A reply to Perry Anderson
lnp3 at panix.com
Mon Mar 10 13:47:15 MST 2003
March 10, 2003
A Rebuttal of Perry Anderson
An Unfounded Rush to Cynicism
By MICHAEL NEUMANN
Perry Anderson has written a clever piece which journeys far, but not to
much of a destination. His conclusion is
"Simply this. Mewling about Blair's folly or Bush's crudity, is merely
saving the furniture. Arguments about the impending war would do better
to focus on the entire prior structure of the special treatment accorded
to Iraq by the United Nations, rather than wrangle over the secondary
issue of whether to continue strangling the country slowly or to put it
out of its misery quickly."
But one suspects here the intellectual's love of investigating
'structures' has caused Anderson to play fast and loose with lowlier
particulars of fact and morals.
This is apparent from some of the debunking claims made in the
(admittedly transitory) defense of Bush and Blair. Anderson maintains,
for example, that "the United States has always reserved the right to
act alone where necessary". On its own, this amounts to no more than
claiming rights of self-defense recognized in the UN Charter, and it is
quite apparent, pace Anderson, that those rights do not apply. But
Anderson continues: "In recent years it acted alone in Grenada, in
Panama, in Nicaragua, and which of its allies now complains about
current arrangements in any of these countries?" Since Anderson is far
from obtuse, this can only be disingenuous refusal to acknowledge that,
on the international stage, justification involves questions of degree.
Unilateralism in an area claimed as a special sphere of influence for
over 180 years, a claim that has every mark of de facto international
recognition, is hardly comparable to an assault on a vastly more
powerful state, with vastly greater implications for the whole world,
far outside that sphere. Anderson may be right that the moral principle
involved is the same, but it would be hypocritical not to allow the
world a bit of hypocrisy in distinguishing between major and minor
violations of that principle. Besides, whether or not America's allies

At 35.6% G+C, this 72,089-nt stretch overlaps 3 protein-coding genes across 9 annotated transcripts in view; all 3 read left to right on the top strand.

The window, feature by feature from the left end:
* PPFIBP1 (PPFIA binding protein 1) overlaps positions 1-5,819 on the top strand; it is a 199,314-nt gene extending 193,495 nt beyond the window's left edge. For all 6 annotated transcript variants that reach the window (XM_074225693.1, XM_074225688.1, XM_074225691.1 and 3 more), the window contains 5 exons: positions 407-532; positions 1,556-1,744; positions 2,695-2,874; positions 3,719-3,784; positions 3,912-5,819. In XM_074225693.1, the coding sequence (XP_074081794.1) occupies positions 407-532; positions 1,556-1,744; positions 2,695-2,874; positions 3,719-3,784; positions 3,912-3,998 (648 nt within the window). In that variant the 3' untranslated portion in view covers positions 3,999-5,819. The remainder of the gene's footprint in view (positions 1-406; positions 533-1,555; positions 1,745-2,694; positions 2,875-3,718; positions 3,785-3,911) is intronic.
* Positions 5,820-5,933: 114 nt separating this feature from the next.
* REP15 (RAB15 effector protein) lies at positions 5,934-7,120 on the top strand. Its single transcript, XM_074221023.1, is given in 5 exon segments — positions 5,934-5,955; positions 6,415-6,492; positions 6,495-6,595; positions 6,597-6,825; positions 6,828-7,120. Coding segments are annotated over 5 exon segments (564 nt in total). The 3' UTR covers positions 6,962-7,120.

complain about its unlilateralism in the Americas, plenty of those who
oppose the war quite consistently do complain, and vehemently.
Similarly, Anderson's claim that the US response to Iraq might cow Al
Qaida cannot be sincere; it is so silly that even the Americans haven't
made it. You might as well say that the ticks will keep their distance
from the lioness after seeing what she does to the zebra.
Anderson makes the same herculean effort to be obtuse when he discusses
the world's previous acceptance of pre-emptive strikes. Israel, in 1967,
at least faced a real or imagined threat comparable to the US
confronting massive armies mobilized in Canada and Mexico, not the
threat of non-massive armies not mobilized and thousands of miles from
its borders. And again, even the Americans are not dumb enough to claim
that "in attacking Iraq, we will be doing no more than completing the
vital preventive strike against the Osirak reactor of 1981." The strike
was already complete. It destroyed the reactor, which was not rebuilt.
Had the Iraqis actually restarted a nuclear program, and had the US and
Britain hit nuclear-related installations with another air strike,
indeed no one would have complained too much. How on earth is that
comparable, in scale or seriousness, to what is now contemplated?
Anderson's feigned inability to distinguish between a relatively small
bombing raid and all-out war is disturbing.
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